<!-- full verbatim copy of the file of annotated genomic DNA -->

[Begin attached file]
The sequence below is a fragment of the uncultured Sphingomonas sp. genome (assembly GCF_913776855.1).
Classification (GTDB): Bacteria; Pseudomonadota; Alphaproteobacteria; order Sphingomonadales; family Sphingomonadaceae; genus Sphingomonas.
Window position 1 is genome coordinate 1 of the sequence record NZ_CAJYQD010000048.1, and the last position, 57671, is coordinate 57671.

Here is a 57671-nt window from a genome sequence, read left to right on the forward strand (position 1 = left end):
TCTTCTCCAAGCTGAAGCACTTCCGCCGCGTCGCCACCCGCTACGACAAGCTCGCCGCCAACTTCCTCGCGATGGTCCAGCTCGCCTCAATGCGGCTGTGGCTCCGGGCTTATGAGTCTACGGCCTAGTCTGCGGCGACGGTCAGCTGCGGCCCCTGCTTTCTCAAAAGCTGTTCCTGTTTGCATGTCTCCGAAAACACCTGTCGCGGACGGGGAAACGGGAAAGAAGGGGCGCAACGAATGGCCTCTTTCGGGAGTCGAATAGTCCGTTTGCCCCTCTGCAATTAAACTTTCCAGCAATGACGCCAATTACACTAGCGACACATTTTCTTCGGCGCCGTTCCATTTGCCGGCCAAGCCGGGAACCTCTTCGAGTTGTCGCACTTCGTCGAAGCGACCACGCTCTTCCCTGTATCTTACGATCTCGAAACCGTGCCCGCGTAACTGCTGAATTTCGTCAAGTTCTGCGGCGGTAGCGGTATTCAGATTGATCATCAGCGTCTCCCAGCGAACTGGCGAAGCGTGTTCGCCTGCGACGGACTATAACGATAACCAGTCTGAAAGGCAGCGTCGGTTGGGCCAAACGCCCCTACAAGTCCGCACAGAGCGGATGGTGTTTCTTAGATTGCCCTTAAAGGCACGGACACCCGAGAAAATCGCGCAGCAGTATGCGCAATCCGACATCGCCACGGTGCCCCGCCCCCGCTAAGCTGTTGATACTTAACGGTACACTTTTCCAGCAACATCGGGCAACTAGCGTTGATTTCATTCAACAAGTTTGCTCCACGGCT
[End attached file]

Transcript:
The sequence below is a fragment of the uncultured Sphingomonas sp. genome (assembly GCF_913776855.1).
Classification (GTDB): Bacteria; Pseudomonadota; Alphaproteobacteria; order Sphingomonadales; family Sphingomonadaceae; genus Sphingomonas.
Window position 1 is genome coordinate 1 of the sequence record NZ_CAJYQD010000048.1, and the last position, 57671, is coordinate 57671.

Here is a 57671-nt window from a genome sequence, read left to right on the forward strand (position 1 = left end):
TCTTCTCCAAGCTGAAGCACTTCCGCCGCGTCGCCACCCGCTACGACAAGCTCGCCGCCAACTTCCTCGCGATGGTCCAGCTCGCCTCAATGCGGCTGTGGCTCCGGGCTTATGAGTCTACGGCCTAGTCTGCGGCGACGGTCAGCTGCGGCCCCTGCTTTCTCAAAAGCTGTTCCTGTTTGCATGTCTCCGAAAACACCTGTCGCGGACGGGGAAACGGGAAAGAAGGGGCGCAACGAATGGCCTCTTTCGGGAGTCGAATAGTCCGTTTGCCCCTCTGCAATTAAACTTTCCAGCAATGACGCCAATTACACTAGCGACACATTTTCTTCGGCGCCGTTCCATTTGCCGGCCAAGCCGGGAACCTCTTCGAGTTGTCGCACTTCGTCGAAGCGACCACGCTCTTCCCTGTATCTTACGATCTCGAAACCGTGCCCGCGTAACTGCTGAATTTCGTCAAGTTCTGCGGCGGTAGCGGTATTCAGATTGATCATCAGCGTCTCCCAGCGAACTGGCGAAGCGTGTTCGCCTGCGACGGACTATAACGATAACCAGTCTGAAAGGCAGCGTCGGTTGGGCCAAACGCCCCTACAAGTCCGCACAGAGCGGATGGTGTTTCTTAGATTGCCCTTAAAGGCACGGACACCCGAGAAAATCGCGCAGCAGTATGCGCAATCCGACATCGCCACGGTGCCCCGCCCCCGCTAAGCTGTTGATACTTAACGGTACACTTTTCCAGCAACATCGGGCAACTAGCGTTGATTTCATTCAACAAGTTTGCTCCACGGCT